As an ad litem, I hate to see that, but in the end I console myself with two thoughts.  (1)  I have required the county to present the evidence to prove their case in court.  In doing so, I gave the rightful legal owners every chance I could to comply with the law, pay their taxes, and keep the house.  And, (2) someone who wants the house should have it over someone who doesn’t.  It makes no sense to have a house sitting empty, becoming infested with bugs, rodents, even drug dealers.  If it sits empty, thieves will gradually strip it of copper, appliances, and other hardware.  The lawn is not being cared for.  The property is unsightly.  And the neighborhood suffers in quality of life and in property values.

So if I had my way, of course, people would pay their taxes.  But hey, stuff happens.  So I also wish that people would

–          probate loved ones’ estates promptly – consult a probate attorney

–          transfer title to real estate promptly

–          make sure the county tax assessor has the right address to send tax notices

–          sell property (fast) if it is too hard to take care of it

–          don’t assume someone else is going to take care of it

–          don’t make oral agreements regarding a house – consult a real estate attorney

If everyone satisfied my wishes, I’d be out of the ad litem business for tax foreclosure cases, so I’m not trying to make money here, but trying to lose it.  Best wishes.

Posted in Due Process, Property | Tagged , , , , | Leave a comment

Stranger than Fiction? When You’re Glad Your Health Insurance Refuses to Pay

Her real name is not Dottie Adams. Any resemblance to any real people named Dottie Adams is unintended.  She says she was held for four days against her will in a mental health facility, not allowed to contact family members, and drugged against her will, but a jury will never hear her lawsuit because of a law designed to weed out “frivolous” lawsuits.

When I was a unit commander at Air Force Basic Military Training, I sometimes visited Airmen admitted to the Mental Health ward at Wilford Hall Medical Center.  I knew one unit commander who, when visiting his Airmen there, always left his car keys in his car.  When asked about it, he would explain, somewhat embarrassed, that he was terrified of being confined against his will and this was part of his emergency escape plan.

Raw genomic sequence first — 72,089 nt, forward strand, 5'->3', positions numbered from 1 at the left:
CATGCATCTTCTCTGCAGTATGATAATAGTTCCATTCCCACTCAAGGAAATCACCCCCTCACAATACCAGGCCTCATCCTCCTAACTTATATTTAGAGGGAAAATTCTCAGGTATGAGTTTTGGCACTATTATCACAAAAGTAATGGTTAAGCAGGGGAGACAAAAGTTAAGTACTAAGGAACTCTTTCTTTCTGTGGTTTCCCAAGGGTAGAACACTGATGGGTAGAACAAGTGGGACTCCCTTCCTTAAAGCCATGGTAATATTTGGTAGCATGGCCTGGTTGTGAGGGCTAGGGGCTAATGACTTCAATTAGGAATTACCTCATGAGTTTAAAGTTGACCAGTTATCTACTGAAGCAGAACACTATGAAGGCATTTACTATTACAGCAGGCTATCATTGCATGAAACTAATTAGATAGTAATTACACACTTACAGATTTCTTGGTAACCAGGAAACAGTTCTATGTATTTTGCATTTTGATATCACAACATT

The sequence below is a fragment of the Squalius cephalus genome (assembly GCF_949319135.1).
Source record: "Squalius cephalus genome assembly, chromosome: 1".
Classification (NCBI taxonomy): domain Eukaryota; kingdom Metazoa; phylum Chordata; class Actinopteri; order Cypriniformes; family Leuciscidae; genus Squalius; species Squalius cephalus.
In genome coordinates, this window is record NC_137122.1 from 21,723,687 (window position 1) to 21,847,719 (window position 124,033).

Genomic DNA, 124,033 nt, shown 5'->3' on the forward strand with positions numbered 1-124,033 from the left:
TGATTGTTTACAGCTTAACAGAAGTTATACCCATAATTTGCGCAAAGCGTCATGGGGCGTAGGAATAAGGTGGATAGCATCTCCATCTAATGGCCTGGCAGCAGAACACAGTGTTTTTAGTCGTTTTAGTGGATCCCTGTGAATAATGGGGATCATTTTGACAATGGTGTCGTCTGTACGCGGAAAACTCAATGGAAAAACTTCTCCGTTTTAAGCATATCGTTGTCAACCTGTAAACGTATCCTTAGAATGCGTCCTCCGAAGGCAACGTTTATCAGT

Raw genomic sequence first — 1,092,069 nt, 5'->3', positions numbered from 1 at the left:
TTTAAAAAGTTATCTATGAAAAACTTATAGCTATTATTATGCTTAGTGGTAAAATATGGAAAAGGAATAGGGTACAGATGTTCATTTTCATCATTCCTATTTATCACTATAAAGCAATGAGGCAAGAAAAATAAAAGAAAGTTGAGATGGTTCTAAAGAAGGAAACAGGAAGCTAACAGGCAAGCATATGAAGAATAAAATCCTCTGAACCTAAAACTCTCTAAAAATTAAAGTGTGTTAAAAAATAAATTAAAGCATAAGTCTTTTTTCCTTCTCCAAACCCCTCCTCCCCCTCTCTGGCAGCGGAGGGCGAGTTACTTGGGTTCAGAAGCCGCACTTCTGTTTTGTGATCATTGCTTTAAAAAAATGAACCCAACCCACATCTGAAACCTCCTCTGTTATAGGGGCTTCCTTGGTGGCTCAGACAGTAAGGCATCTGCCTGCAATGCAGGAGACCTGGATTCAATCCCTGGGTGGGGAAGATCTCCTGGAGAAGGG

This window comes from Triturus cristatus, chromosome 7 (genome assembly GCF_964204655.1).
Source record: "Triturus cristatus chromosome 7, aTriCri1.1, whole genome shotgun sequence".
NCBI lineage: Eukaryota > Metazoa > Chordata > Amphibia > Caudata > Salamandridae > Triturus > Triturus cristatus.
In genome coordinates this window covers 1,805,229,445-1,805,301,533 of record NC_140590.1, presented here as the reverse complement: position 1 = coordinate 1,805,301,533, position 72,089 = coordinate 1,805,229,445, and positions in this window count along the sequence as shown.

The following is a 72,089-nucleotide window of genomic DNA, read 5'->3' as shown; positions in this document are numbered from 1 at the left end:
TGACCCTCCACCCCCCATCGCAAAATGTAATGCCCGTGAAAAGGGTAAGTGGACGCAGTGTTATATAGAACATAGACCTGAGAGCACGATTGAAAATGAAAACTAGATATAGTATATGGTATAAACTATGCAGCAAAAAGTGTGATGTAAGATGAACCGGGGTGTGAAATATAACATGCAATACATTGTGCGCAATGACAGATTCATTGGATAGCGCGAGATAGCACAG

See, as part of the safety and security requirements for the ward, visitors were required to surrender keys and other potentially dangerous objects when they entered the ward.  He had one of those combination keyless entry systems on his car door.  He thought if he was ever kept against his will, if he could just get to his car with the keys inside, he could get away.

He never said what scenario he had in mind that might get him committed. With the many extra rules the Air Force put in place years ago to protect Airmen from involuntary mental health treatment, I thought he was at least a little paranoid.  None of my Airmen were there against their will.  On the other hand, there’s a reason involuntary and unwarranted confinement of sane people in a psychiatric facility is a staple of horror movies.  It seems to resonate at some primal level.

Apparently, Dottie Adams knows what that feels like. No, she didn’t have a getaway plan.  But she did have a rather unlikely rescuer.  And, oh by the way, her lawsuit was specifically authorized by one Texas law, but that was before “tort reform.”

According to briefs filed in the Texas Fourth Court of Appeals, Dottie went to a private mental health facility seeking outpatient therapy on the one-year anniversary of her mother’s death.  She had received outpatient therapy there a year earlier when her mother died.